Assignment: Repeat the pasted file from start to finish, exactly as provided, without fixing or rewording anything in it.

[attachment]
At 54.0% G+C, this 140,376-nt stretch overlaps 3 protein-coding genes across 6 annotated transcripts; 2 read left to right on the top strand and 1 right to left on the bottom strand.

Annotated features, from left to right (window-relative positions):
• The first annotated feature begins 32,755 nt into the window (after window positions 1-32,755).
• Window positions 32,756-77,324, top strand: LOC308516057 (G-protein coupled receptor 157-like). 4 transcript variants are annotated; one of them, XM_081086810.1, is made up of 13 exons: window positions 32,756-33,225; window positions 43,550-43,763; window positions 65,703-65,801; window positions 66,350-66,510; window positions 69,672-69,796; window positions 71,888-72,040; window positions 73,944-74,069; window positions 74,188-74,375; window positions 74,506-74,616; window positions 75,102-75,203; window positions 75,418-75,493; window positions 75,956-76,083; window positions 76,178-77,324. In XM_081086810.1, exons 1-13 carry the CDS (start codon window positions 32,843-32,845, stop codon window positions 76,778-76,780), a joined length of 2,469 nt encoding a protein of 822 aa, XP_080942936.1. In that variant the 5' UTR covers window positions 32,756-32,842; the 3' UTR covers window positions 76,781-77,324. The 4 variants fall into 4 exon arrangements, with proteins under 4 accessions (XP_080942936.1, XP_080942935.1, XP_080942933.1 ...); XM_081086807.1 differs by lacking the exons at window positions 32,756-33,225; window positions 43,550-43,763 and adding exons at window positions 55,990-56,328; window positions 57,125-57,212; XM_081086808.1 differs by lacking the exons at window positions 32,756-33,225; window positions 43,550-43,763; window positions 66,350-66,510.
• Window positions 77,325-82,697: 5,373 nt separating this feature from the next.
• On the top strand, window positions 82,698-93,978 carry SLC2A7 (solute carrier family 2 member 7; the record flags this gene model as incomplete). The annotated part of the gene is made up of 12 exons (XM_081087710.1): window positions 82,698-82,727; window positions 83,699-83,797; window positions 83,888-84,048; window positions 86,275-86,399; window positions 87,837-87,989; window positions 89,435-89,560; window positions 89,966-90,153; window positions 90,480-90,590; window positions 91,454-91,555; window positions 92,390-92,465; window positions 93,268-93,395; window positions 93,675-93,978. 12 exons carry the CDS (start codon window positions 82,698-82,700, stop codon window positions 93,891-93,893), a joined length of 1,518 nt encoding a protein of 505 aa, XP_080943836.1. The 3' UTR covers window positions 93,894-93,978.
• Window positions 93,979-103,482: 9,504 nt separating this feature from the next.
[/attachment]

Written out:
At 54.0% G+C, this 140,376-nt stretch overlaps 3 protein-coding genes across 6 annotated transcripts; 2 read left to right on the top strand and 1 right to left on the bottom strand.

Annotated features, from left to right (window-relative positions):
• The first annotated feature begins 32,755 nt into the window (after window positions 1-32,755).
• Window positions 32,756-77,324, top strand: LOC308516057 (G-protein coupled receptor 157-like). 4 transcript variants are annotated; one of them, XM_081086810.1, is made up of 13 exons: window positions 32,756-33,225; window positions 43,550-43,763; window positions 65,703-65,801; window positions 66,350-66,510; window positions 69,672-69,796; window positions 71,888-72,040; window positions 73,944-74,069; window positions 74,188-74,375; window positions 74,506-74,616; window positions 75,102-75,203; window positions 75,418-75,493; window positions 75,956-76,083; window positions 76,178-77,324. In XM_081086810.1, exons 1-13 carry the CDS (start codon window positions 32,843-32,845, stop codon window positions 76,778-76,780), a joined length of 2,469 nt encoding a protein of 822 aa, XP_080942936.1. In that variant the 5' UTR covers window positions 32,756-32,842; the 3' UTR covers window positions 76,781-77,324. The 4 variants fall into 4 exon arrangements, with proteins under 4 accessions (XP_080942936.1, XP_080942935.1, XP_080942933.1 ...); XM_081086807.1 differs by lacking the exons at window positions 32,756-33,225; window positions 43,550-43,763 and adding exons at window positions 55,990-56,328; window positions 57,125-57,212; XM_081086808.1 differs by lacking the exons at window positions 32,756-33,225; window positions 43,550-43,763; window positions 66,350-66,510.
• Window positions 77,325-82,697: 5,373 nt separating this feature from the next.
• On the top strand, window positions 82,698-93,978 carry SLC2A7 (solute carrier family 2 member 7; the record flags this gene model as incomplete). The annotated part of the gene is made up of 12 exons (XM_081087710.1): window positions 82,698-82,727; window positions 83,699-83,797; window positions 83,888-84,048; window positions 86,275-86,399; window positions 87,837-87,989; window positions 89,435-89,560; window positions 89,966-90,153; window positions 90,480-90,590; window positions 91,454-91,555; window positions 92,390-92,465; window positions 93,268-93,395; window positions 93,675-93,978. 12 exons carry the CDS (start codon window positions 82,698-82,700, stop codon window positions 93,891-93,893), a joined length of 1,518 nt encoding a protein of 505 aa, XP_080943836.1. The 3' UTR covers window positions 93,894-93,978.
• Window positions 93,979-103,482: 9,504 nt separating this feature from the next.